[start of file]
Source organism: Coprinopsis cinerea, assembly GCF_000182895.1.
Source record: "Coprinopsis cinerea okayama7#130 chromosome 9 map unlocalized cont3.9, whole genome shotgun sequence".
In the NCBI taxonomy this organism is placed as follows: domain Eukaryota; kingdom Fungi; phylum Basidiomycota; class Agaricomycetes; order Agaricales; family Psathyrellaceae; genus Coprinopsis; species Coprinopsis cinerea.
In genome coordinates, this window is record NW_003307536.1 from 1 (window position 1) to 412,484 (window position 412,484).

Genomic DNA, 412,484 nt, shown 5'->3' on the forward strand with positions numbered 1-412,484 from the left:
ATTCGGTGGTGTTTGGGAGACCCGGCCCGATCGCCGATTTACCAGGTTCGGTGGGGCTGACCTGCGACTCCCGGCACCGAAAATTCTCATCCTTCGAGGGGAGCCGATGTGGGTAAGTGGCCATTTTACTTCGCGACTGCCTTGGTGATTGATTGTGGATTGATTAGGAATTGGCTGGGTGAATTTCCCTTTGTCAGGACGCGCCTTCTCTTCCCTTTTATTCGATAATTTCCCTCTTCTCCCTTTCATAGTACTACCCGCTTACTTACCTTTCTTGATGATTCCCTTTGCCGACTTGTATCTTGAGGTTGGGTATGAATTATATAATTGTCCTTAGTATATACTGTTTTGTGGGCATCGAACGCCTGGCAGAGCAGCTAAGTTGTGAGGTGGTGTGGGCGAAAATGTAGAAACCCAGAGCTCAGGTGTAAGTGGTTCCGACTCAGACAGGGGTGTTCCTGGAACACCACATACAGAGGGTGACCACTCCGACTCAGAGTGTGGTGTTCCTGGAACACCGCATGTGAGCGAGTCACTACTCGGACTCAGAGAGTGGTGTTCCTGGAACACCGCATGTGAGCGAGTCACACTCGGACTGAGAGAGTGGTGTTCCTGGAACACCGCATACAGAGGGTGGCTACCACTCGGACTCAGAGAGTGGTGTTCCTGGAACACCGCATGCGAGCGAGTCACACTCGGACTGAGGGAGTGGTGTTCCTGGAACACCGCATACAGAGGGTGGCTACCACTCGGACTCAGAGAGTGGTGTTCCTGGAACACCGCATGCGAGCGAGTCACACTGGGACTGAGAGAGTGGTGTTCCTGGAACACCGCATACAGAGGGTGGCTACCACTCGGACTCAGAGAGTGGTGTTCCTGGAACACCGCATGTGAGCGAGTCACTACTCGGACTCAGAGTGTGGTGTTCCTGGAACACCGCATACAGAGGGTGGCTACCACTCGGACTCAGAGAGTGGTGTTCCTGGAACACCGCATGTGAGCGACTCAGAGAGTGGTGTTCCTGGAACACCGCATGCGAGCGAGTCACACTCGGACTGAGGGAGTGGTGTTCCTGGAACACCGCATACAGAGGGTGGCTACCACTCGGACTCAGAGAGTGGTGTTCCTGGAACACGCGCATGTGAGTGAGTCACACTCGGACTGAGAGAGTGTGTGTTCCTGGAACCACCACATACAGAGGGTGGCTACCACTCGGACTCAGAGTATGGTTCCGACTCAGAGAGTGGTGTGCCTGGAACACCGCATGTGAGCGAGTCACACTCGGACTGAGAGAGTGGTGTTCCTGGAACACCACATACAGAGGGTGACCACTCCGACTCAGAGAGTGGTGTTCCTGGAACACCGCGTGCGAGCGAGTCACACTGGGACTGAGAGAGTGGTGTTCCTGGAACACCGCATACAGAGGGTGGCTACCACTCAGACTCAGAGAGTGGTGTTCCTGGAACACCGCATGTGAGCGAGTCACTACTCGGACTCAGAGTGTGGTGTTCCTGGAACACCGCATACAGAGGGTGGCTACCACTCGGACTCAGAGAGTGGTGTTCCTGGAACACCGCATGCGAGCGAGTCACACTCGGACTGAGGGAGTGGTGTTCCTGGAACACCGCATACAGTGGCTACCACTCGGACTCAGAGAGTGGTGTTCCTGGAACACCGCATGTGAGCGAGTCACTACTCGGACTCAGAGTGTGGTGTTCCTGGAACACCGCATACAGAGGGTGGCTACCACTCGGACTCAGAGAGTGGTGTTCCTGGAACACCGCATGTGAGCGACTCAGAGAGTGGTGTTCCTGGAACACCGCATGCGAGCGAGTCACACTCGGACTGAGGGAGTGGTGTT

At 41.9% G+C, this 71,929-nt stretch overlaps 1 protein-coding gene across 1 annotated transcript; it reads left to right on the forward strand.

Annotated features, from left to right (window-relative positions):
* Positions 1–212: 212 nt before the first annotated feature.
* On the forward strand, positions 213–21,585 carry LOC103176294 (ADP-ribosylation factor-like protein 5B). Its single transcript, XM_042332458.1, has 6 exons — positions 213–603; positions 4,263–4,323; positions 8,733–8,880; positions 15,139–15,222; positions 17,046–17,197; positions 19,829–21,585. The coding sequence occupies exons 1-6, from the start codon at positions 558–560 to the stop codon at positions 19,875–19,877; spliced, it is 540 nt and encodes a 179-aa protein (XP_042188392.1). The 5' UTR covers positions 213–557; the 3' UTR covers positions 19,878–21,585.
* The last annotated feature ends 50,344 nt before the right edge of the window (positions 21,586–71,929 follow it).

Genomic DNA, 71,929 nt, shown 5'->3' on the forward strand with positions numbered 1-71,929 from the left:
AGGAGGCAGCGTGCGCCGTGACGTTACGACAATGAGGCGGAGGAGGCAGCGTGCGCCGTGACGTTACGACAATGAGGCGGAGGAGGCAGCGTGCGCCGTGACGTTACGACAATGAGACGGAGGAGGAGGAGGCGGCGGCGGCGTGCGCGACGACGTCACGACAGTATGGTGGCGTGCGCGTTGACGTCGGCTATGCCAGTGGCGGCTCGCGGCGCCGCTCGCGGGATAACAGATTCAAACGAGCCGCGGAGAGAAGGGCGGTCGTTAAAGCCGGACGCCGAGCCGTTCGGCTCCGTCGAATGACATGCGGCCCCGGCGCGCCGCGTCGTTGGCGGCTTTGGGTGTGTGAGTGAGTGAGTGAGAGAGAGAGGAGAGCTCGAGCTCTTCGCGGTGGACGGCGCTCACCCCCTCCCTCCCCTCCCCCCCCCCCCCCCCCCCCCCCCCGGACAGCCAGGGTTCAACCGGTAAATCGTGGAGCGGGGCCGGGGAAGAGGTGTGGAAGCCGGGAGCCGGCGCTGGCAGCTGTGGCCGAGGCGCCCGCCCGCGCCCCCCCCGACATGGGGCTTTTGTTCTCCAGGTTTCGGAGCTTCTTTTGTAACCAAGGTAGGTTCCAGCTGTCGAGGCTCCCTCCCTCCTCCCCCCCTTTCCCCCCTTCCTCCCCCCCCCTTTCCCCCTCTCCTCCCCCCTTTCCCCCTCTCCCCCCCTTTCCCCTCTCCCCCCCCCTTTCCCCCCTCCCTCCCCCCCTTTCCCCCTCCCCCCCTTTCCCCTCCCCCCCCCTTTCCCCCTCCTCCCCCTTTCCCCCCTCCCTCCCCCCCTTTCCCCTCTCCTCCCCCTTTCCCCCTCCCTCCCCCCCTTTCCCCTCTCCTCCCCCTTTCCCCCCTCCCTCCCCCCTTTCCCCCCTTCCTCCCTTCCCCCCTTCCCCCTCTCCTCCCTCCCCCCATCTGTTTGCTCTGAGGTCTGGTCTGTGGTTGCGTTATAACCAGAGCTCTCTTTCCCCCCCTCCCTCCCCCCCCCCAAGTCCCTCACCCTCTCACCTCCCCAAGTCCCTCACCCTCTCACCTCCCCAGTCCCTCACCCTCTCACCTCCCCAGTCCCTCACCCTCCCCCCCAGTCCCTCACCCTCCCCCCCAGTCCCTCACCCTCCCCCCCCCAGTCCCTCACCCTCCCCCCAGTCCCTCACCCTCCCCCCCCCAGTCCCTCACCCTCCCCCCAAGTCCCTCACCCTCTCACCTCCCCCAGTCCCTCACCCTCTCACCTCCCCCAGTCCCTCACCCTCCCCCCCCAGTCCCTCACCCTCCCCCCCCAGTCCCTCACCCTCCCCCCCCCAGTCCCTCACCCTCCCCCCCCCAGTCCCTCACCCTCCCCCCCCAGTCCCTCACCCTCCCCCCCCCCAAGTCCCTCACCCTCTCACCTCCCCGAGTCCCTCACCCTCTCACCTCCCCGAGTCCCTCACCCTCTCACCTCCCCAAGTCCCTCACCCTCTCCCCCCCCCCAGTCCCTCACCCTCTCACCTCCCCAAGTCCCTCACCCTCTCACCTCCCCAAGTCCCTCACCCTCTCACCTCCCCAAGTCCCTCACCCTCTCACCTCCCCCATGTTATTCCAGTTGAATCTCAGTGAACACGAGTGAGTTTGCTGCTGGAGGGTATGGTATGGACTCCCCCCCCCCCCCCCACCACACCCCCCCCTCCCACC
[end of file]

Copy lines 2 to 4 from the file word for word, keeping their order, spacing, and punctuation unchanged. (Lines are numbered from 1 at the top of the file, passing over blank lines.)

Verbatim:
Source record: "Coprinopsis cinerea okayama7#130 chromosome 9 map unlocalized cont3.9, whole genome shotgun sequence".
In the NCBI taxonomy this organism is placed as follows: domain Eukaryota; kingdom Fungi; phylum Basidiomycota; class Agaricomycetes; order Agaricales; family Psathyrellaceae; genus Coprinopsis; species Coprinopsis cinerea.
In genome coordinates, this window is record NW_003307536.1 from 1 (window position 1) to 412,484 (window position 412,484).